I move: "That the Bill be now read a Second Time."
Cannabis for Medicinal Use Regulation Bill 2016: Second Stage [Private Members]
This is not similar to ordinary Private Members' time on Tuesdays and Wednesdays. There is no provision in Standing Orders for a set sequence of speakers. I have before me a list of speakers who have indicated. I would need two hours and 20 minutes for everyone but I do not have that time. To give everyone an opportunity, I appeal for some self-discipline, or maybe Members would consider sharing time. I will commence with Deputy Kenny, who has 15 minutes. In the meantime, others might think of sharing time to accommodate all.
I welcome everyone in the Gallery today. Usually, this is a quiet and lonely place, but it is great to have the visitors here and it is good to see friends.
I thank the other political parties for facilitating this Private Members' Bill. It is being fast-tracked and I commend the other political parties on allowing it to happen. I commend the efforts of a former Member, Luke Flanagan, who put forward a Bill in 2013 dealing with medical cannabis. He is in Brussels at the moment, probably a better place to be.
He is probably stoned out of his head.
Today I stand here under circumstances of my choosing, but the circumstances of many individuals and families suffering throughout the country are certainly not of their choosing.
I will put a question to those in the House and those listening or watching the debate. What would they do if their child, parent, sister, brother or friend was diagnosed with an illness that could be treated with a medicine that was unobtainable? Less than nine months ago, my knowledge of medical cannabis was limited. I had certain vague ideas, perhaps even ignorance, on the subject of medicinal cannabis. My journey so far is part of an ongoing journey of education, seeking out the medical benefits of cannabis in order that I can represent the tens of thousands who need this medicine and who would benefit greatly from improvements in its accessibility.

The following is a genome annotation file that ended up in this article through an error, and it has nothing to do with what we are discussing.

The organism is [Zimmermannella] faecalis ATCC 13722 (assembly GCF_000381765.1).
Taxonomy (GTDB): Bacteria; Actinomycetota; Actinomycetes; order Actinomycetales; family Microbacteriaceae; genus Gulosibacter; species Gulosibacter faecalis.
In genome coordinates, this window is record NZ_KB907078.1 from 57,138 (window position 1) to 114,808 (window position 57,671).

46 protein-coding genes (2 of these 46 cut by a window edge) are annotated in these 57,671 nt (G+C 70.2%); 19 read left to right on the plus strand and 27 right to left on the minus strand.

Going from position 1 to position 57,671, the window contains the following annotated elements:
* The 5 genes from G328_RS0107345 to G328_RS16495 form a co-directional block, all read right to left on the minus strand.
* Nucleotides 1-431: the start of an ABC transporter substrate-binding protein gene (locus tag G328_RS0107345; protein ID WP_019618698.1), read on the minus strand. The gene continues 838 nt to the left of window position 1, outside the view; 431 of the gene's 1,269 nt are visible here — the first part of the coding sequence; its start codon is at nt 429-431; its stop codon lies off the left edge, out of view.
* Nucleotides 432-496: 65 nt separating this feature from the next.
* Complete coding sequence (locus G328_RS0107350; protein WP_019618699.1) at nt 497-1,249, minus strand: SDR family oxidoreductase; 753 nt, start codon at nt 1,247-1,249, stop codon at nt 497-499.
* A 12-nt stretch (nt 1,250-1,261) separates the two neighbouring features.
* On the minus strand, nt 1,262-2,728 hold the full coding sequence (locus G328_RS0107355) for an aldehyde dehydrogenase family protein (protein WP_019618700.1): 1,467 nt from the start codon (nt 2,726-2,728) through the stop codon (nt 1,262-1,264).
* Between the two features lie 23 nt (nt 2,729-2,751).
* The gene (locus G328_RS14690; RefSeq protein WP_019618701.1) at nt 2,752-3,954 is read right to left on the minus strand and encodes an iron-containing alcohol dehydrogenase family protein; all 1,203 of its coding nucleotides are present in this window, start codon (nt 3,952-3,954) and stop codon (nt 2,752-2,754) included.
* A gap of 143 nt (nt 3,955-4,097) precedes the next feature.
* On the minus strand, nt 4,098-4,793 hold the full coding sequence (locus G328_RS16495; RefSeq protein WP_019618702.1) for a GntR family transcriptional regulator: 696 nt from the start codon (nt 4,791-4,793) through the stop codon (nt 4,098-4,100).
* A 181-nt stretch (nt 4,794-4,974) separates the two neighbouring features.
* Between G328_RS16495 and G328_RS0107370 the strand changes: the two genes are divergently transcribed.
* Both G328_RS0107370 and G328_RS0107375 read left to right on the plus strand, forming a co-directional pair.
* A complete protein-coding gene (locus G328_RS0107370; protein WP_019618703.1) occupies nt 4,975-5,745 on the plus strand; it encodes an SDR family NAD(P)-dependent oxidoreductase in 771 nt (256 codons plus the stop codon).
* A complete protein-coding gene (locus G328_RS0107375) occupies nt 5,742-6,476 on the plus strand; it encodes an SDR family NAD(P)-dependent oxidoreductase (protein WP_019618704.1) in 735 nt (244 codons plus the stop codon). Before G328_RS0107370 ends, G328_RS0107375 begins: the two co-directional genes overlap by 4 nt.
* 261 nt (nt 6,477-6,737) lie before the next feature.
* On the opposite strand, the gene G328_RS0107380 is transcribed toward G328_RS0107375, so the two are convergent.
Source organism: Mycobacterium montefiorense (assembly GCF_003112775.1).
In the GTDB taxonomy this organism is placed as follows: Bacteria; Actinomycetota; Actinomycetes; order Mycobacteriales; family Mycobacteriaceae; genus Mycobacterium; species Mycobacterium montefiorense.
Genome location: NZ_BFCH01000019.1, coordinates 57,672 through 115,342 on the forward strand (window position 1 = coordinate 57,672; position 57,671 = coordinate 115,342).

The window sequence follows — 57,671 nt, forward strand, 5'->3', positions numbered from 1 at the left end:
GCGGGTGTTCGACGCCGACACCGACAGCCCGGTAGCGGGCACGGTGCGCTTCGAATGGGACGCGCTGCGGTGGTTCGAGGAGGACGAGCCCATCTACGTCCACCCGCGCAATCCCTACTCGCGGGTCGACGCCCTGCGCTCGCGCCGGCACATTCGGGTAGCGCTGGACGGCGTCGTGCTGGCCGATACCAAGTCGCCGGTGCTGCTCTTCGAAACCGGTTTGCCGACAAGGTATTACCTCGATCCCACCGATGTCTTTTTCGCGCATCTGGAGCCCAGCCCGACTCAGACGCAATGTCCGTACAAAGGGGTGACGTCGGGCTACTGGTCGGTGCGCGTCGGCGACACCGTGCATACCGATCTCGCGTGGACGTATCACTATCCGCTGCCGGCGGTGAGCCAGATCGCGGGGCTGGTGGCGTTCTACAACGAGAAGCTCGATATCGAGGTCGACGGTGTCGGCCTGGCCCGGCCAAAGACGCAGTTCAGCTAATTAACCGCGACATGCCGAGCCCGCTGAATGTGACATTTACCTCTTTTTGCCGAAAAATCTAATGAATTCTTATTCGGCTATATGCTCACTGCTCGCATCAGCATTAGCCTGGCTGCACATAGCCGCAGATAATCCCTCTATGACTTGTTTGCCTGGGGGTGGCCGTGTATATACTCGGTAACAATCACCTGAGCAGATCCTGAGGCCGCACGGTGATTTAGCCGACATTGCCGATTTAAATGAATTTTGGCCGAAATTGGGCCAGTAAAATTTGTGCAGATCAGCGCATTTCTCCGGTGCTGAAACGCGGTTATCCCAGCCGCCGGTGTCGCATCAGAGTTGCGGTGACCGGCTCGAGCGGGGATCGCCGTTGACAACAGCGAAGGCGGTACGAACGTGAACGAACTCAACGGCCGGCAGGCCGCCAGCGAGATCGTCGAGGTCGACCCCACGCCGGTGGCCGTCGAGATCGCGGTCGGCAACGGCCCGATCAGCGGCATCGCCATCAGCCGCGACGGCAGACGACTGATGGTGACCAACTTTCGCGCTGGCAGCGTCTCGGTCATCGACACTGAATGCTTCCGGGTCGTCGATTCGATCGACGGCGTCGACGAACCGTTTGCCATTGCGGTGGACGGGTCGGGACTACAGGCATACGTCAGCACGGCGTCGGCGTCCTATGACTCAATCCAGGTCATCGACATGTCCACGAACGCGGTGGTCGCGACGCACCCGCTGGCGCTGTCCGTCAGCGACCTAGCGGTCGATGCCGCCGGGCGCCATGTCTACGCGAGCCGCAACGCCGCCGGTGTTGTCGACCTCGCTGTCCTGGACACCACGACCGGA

During the past six months I have met and corresponded with some extraordinary people in extraordinary circumstances.
Some of the life stories I have heard are truly remarkable. The story of Marie Fleming's battle with multiple sclerosis and her husband Tom helping her to relieve the pain using cannabis is harrowing on the one hand but, on the other, a story of love that shows the medical benefits of using cannabis when other standard medicines have failed. Extraordinary too is the story of Mark Gaynor and his struggle to bring comfort and relief to his five year old son, Ronan, who suffers from a rare childhood cancer. I would like to mention one person in particular who I think the people of this country have taken to their hearts. Vera Twomey's campaign for her daughter, Ava, has been the catalyst that has not only won the hearts and minds of the public, but also forced the Government to review its policy on medical cannabis. Vera's courage and determination has meant that she has spoken up not only for Ava, but also the countless others who find themselves in similar distressing circumstances. We owe Ms Twomey, her family and many others who have come out publicly on this issue an enormous amount of gratitude for having told their personal stories.